Delight your mate, even if it brings other consequences. Every good thing comes at a price—the greater the value, the greater the cost. The price you pay may be money, time, inconvenience or the biggest risk of all—future loss. Mike risked all of this for himself and for me when he brought the second pug home. No pain, no gain.
The best gifts are those of sacrifice. You ‘give up’ to ‘go up.’ The risk has been well worth the reward, as Bugsy has added a depth to our lives that only a dog-lover can understand. Along with the expense and inconvenience of him, Bugsy has brought joy, comic relief, and steady companionship. He sleeps faithfully by my side every night which has kept me from the night terrors I used to have from sleeping alone as a firefighter’s wife. His snore, while slightly irritating, somehow soothes me and reminds me that I’m not alone. The extra work-load and commitment he requires is a small price to pay for such comfort. Remember this when considering a gift for your spouse that may be burdensome to you; apply ‘the Bugsy Factor’ and arrange the surprise anyway.
Find joy in the messiness of life. Let’s face it; messiness is irritating because it represents a lack of control. But the more we try to control life, the more frantic we become. Enter a puppy. The epitome of mess. The harbinger of damage. The bringer of dents, fleas, hair and bodily fluids. The creator of noises like barking, licking, and scratching. Perpetual disorder.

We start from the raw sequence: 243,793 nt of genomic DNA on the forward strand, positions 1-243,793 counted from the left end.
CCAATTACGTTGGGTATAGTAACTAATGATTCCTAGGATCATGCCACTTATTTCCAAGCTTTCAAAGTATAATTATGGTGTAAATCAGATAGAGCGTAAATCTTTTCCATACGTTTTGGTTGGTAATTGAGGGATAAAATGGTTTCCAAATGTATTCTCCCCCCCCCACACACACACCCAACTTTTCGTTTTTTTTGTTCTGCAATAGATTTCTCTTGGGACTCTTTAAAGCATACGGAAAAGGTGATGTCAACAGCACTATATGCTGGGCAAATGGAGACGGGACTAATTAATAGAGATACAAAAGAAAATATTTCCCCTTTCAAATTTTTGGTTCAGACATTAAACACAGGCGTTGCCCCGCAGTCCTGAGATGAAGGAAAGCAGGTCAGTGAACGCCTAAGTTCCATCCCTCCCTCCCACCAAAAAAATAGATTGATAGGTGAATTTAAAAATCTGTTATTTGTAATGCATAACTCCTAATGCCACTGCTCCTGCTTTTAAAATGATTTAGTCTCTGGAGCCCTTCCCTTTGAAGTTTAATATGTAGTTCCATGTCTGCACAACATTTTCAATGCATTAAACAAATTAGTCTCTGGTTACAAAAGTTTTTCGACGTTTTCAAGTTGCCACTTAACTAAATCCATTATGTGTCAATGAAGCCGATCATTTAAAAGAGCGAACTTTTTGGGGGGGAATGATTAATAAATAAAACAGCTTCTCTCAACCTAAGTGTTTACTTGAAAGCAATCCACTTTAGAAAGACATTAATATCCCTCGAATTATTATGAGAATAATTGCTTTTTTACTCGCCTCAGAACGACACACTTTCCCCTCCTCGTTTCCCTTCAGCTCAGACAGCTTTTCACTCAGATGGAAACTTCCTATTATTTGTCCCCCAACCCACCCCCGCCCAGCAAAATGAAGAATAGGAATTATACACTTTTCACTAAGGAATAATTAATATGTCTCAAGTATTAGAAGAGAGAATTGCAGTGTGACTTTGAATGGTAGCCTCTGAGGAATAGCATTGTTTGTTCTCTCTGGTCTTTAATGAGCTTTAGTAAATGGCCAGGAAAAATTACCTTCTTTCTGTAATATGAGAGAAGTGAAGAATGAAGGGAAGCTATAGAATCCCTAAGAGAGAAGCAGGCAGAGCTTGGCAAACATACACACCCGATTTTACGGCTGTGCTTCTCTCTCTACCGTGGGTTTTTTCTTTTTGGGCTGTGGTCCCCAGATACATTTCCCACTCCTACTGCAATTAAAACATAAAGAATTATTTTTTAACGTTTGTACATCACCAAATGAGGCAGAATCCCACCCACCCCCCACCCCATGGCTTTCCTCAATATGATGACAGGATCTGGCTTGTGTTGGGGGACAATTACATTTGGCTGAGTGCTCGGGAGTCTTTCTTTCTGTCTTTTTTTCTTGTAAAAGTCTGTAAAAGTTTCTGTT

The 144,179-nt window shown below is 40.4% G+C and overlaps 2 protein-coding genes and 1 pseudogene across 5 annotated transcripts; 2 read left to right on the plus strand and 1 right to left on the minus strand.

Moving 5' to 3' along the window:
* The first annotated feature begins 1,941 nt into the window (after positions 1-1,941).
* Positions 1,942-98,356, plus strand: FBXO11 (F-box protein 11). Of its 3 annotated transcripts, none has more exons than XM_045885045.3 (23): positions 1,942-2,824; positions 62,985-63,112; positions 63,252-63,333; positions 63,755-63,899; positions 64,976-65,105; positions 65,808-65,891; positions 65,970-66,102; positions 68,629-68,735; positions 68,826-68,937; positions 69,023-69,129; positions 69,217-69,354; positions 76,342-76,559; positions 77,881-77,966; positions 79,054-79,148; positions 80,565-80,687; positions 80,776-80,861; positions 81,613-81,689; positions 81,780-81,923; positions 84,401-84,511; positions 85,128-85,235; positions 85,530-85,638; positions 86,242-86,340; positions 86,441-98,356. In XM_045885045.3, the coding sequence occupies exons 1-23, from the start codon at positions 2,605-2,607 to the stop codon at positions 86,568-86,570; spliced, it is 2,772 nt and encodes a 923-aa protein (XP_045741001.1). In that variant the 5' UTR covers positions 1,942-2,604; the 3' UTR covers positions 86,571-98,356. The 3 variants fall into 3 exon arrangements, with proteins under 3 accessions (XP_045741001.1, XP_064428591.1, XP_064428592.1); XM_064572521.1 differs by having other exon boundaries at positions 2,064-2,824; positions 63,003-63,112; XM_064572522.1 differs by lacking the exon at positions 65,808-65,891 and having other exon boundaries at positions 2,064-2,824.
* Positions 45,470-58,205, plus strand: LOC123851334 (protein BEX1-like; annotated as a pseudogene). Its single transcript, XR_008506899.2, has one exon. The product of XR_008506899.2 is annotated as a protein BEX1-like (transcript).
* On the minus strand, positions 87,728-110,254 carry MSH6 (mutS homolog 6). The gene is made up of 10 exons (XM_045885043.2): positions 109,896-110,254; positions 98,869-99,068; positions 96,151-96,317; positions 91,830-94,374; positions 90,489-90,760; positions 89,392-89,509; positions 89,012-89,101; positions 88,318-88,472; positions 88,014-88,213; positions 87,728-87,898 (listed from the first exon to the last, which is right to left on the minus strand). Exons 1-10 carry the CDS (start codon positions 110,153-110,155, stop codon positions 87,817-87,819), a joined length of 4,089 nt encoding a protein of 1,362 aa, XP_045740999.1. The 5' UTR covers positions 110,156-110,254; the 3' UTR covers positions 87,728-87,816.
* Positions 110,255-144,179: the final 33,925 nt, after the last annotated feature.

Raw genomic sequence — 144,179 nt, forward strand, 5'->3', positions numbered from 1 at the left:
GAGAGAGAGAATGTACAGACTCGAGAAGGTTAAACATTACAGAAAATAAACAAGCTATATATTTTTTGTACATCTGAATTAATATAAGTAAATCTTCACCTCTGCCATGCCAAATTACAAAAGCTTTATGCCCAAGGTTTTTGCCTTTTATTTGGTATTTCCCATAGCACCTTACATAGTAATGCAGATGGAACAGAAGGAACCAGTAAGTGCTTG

But there is somehow joy in chaos. The unexpected alleviates boredom. The unpredictable keeps life exciting. Disorder is the reality; control is the illusion. When considering how to please your mate, apply ‘the Bugsy Factor;’ think outside the box and you’ll find freedom in letting go.
Love the things your mate loves. I don’t know when or how it happened, but Mike grew to love pugs just as much as I do. I’ve never even really questioned this, nor has he. Somehow, when you are truly one flesh—even your ‘tastes’ become similar. If Mike resented Bugsy, I would not enjoy him as much as I do. For the gift to truly be a gift, you must love it too.
We easily do this for our children, take genuine delight in their joy; but it often eludes the adults. My oldest son loves weapons; I still to this day find myself looking at them while shopping. My youngest son loves bugs; I have found myself holding and coddling that which I once found repulsive! This is what love does; it takes on the desires of others—simply for their sake. We delight in their delight!
Marriage will be next-level and stand the test of time if each of you makes it your life’s mission to seek out ways to please one another. Know the deepest desires of their heart—then find them! Make room, put up with the mess, and care for that item like a treasure—because it is, no matter how illogical it may seem. The treasure is found in the smile and in the eyes of the one you love. When looking to love your mate for a lifetime, surprise and delight by applying ‘the Bugsy Factor,’ over and over again.
Anne Gagliano has been married to Captain Mike Gagliano of the Seattle (WA) Fire Department for 29 years. She and her husband lecture together on building and maintaining a strong marriage.